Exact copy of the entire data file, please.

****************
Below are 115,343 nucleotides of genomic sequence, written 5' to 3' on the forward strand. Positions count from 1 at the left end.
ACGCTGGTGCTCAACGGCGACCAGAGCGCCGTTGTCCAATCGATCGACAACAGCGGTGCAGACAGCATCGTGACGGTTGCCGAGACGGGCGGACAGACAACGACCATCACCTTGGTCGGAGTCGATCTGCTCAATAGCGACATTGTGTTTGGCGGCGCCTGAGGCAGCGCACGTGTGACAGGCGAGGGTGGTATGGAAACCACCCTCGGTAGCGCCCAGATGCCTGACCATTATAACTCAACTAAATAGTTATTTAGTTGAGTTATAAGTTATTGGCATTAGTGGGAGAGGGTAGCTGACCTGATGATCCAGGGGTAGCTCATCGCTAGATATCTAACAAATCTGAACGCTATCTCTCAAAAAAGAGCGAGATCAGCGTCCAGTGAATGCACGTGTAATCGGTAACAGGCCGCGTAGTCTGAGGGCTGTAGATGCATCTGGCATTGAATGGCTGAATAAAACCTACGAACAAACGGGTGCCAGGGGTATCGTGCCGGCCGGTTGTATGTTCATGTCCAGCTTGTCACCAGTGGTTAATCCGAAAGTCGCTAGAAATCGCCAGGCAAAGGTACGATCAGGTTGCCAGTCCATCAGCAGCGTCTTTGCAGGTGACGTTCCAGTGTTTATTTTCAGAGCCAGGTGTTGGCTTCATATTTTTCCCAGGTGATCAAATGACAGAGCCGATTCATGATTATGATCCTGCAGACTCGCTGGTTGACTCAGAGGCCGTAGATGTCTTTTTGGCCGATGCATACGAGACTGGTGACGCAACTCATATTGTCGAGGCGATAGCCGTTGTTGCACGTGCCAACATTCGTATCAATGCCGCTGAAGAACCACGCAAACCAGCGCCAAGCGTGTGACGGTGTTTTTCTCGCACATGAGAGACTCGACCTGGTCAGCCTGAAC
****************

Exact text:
Below are 115,343 nucleotides of genomic sequence, written 5' to 3' on the forward strand. Positions count from 1 at the left end.
ACGCTGGTGCTCAACGGCGACCAGAGCGCCGTTGTCCAATCGATCGACAACAGCGGTGCAGACAGCATCGTGACGGTTGCCGAGACGGGCGGACAGACAACGACCATCACCTTGGTCGGAGTCGATCTGCTCAATAGCGACATTGTGTTTGGCGGCGCCTGAGGCAGCGCACGTGTGACAGGCGAGGGTGGTATGGAAACCACCCTCGGTAGCGCCCAGATGCCTGACCATTATAACTCAACTAAATAGTTATTTAGTTGAGTTATAAGTTATTGGCATTAGTGGGAGAGGGTAGCTGACCTGATGATCCAGGGGTAGCTCATCGCTAGATATCTAACAAATCTGAACGCTATCTCTCAAAAAAGAGCGAGATCAGCGTCCAGTGAATGCACGTGTAATCGGTAACAGGCCGCGTAGTCTGAGGGCTGTAGATGCATCTGGCATTGAATGGCTGAATAAAACCTACGAACAAACGGGTGCCAGGGGTATCGTGCCGGCCGGTTGTATGTTCATGTCCAGCTTGTCACCAGTGGTTAATCCGAAAGTCGCTAGAAATCGCCAGGCAAAGGTACGATCAGGTTGCCAGTCCATCAGCAGCGTCTTTGCAGGTGACGTTCCAGTGTTTATTTTCAGAGCCAGGTGTTGGCTTCATATTTTTCCCAGGTGATCAAATGACAGAGCCGATTCATGATTATGATCCTGCAGACTCGCTGGTTGACTCAGAGGCCGTAGATGTCTTTTTGGCCGATGCATACGAGACTGGTGACGCAACTCATATTGTCGAGGCGATAGCCGTTGTTGCACGTGCCAACATTCGTATCAATGCCGCTGAAGAACCACGCAAACCAGCGCCAAGCGTGTGACGGTGTTTTTCTCGCACATGAGAGACTCGACCTGGTCAGCCTGAAC